Ode to Joy

Reviewed by Lisa Zeidner, Washington Post, May 21, 2006

Most of us are completely wrong about what will make us happy -- and what won't.

Washington, USA -- Winning the lottery or a Pulitzer would definitely improve my mood. Losing a leg or a child would leave me devastated for life. But on all these predictions, both Daniel Gilbert and Matthieu Ricard contend, I'd be wrong.

The good fortune would not cheer me up for very long, while even after the most tragic events, I'd be back, shockingly soon, to daydreaming happily about dinner menus or sex in exotic climes. These two books set out to explain why most of us are so dead wrong, so often, about what will give us happiness.

Gilbert is a Harvard University psychologist who specializes in "prospection," the study of how we think about our futures. Ricard is a Buddhist monk whose research focuses on how meditation affects brain chemistry. Needless to say, they have different takes on the science of satisfaction, although they agree about some principles -- that love is good for you, for instance, and that money can't buy you love.

Since Ricard left Paris and a promising scientific career to "achieve genuine inner freedom" and has lived in the Himalayas for the past 35 years, his rejection of the trappings of consumer culture is to be expected. Happiness outlines a crash course on Buddhist meditation, which allows us to enjoy "experiences in the context of a vast and profound serenity." Modest and earnest, Ricard does not claim to provide new information but rather summarizes the body of thought that already exists. The book's freshest terrain is the intersection of Buddhism and the field of positive psychology, pioneered by Martin Seligman, who studies the roles of optimistic and pessimistic outlooks in personality.

Ricard quotes Seligman so often that readers may be tempted to go straight to Seligman's classic, Learned Optimism , which covers much of the same ground.

Obviously, Ricard believes that the ability to transcend adversity is critical to personal happiness, and he explains why some Tibetan victims of torture have rosier outlooks than the average middle-class American. Whether Happiness would help most of us take even baby steps up the long road to enlightenment I'm not so sure. It's hard for a diehard ironist to imagine, say, Larry David of "Curb Your Enthusiasm" fame trying Ricard's exercise for letting "any inner tension dissolve": "Savor the warmth and joy that result from a calmer mind. After a while your thoughts will become like a peaceful river. If you practice regularly, eventually your mind will easily become serene, like a calm ocean. Whenever new thoughts arise, like waves raised by the winds, do not be bothered by them. They will soon dissolve back into the ocean."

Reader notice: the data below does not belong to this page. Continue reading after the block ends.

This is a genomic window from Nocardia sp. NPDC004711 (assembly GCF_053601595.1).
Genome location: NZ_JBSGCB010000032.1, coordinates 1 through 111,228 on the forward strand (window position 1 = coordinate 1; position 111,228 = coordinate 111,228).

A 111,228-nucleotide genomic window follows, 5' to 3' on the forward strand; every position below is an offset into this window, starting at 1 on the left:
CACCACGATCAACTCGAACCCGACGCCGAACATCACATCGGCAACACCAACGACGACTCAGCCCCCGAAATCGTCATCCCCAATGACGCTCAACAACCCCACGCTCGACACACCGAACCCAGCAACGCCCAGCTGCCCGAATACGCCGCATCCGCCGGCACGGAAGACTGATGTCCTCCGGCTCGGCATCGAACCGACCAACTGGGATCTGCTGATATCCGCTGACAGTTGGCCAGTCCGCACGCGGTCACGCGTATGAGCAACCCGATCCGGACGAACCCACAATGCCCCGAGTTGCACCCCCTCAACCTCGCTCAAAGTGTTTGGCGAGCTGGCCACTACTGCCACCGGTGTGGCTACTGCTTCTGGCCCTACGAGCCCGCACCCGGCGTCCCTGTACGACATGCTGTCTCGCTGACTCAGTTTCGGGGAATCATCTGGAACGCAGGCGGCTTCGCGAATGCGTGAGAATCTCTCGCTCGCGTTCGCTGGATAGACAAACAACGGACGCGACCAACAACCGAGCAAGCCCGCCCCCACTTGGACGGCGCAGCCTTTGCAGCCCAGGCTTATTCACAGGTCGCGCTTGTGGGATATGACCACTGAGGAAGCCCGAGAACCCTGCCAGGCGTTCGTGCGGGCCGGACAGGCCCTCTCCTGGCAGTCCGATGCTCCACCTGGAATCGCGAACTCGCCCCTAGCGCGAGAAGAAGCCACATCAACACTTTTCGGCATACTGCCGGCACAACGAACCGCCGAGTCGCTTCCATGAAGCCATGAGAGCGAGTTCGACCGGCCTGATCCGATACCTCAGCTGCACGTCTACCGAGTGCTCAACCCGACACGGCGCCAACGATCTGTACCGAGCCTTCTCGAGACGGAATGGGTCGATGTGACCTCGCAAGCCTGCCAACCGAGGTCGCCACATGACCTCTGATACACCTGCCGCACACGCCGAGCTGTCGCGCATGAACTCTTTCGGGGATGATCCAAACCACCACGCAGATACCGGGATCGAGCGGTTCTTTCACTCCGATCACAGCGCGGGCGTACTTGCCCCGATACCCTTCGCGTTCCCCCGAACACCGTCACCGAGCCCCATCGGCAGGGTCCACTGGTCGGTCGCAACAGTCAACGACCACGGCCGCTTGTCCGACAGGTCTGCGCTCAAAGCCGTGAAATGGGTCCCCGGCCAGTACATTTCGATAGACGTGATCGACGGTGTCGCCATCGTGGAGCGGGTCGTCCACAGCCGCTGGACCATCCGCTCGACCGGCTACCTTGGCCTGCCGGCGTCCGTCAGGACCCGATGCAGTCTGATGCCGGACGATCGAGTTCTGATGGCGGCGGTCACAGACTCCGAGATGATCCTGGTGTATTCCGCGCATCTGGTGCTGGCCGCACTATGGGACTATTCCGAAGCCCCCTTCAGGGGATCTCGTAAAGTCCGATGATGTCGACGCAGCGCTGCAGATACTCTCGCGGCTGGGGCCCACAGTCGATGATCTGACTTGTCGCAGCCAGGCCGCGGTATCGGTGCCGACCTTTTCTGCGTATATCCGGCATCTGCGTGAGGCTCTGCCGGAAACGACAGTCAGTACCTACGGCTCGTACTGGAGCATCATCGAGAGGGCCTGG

Gilbert is a professor by trade, but he's every bit as funny as Larry David. Stumbling on Happiness may be one of the most delightfully written layman's books on an academic topic since Robert M. Sapolsky's Why Zebras Don't Get Ulcers . Gilbert translates and makes sense of a vast array of scientific literature on perception, memory and imagination. Among other things, Gilbert explains why we learn so little from our mistakes -- why so many divorced people wake up realizing that their second spouses are exactly like the ones they left. He reviews some common tricks of memory, such as our tendency to "remember the best of times and the worst of times instead of the most likely of times," and some kinks in our decision-making processes, like our tendency to rationalize.

Almost every page of Stumbling on Happiness delivers enjoyable riffs such as this one, in which Gilbert discusses the distinctly human delight of imagining we can control our futures:

"The act of steering one's boat down the river of time is a source of pleasure, regardless of one's port of call. Now, at this point you probably believe two things. First, you probably believe that if you never heard the phrase 'the river of time' again, it would be too soon.

Amen. Second, you probably believe that even if the act of steering a metaphorical boat down a clichéd river is a source of pleasure and well-being, where the boat goes matters much, much more. Playing captain is a joy all its own, but the real reason why we want to steer our ships is so we can get them to Hanalei instead of Jersey City."

Much of the giddy fun of Stumbling on Happiness comes from the sheer nuttiness of some of the reported experiments. Real researchers -- at Gilbert's own Hedonic Psychology Laboratory at Harvard, among other places -- are running carefully calibrated studies on questions like whether people respond differently to the prospect of spaghetti and meatballs for breakfast or dinner when they are hungry or when they are full.

They are showing pictures of amputations and car wrecks to normal people and to people suffering from alexithymia (the "absence of words to describe emotional states"). But Gilbert convincingly shows how such studies manage to derive useful scientific data on our very subjective perceptions. He also proves how deeply we cling to the cherished notion of how "special" we are -- which is exactly why we are so loath to take advice from all of those other souls we dismiss as average. ·

By Daniel Gilbert
Knopf. 277 pp. $24.95

A Guide To Developing Life's Most Important Skill
By Matthieu Ricard
Translated from the French by Jesse Browner
Little, Brown. 281 pp. $22.95

Lisa Zeidner's most recent novel is "Layover." She is a professor of English at Rutgers University.

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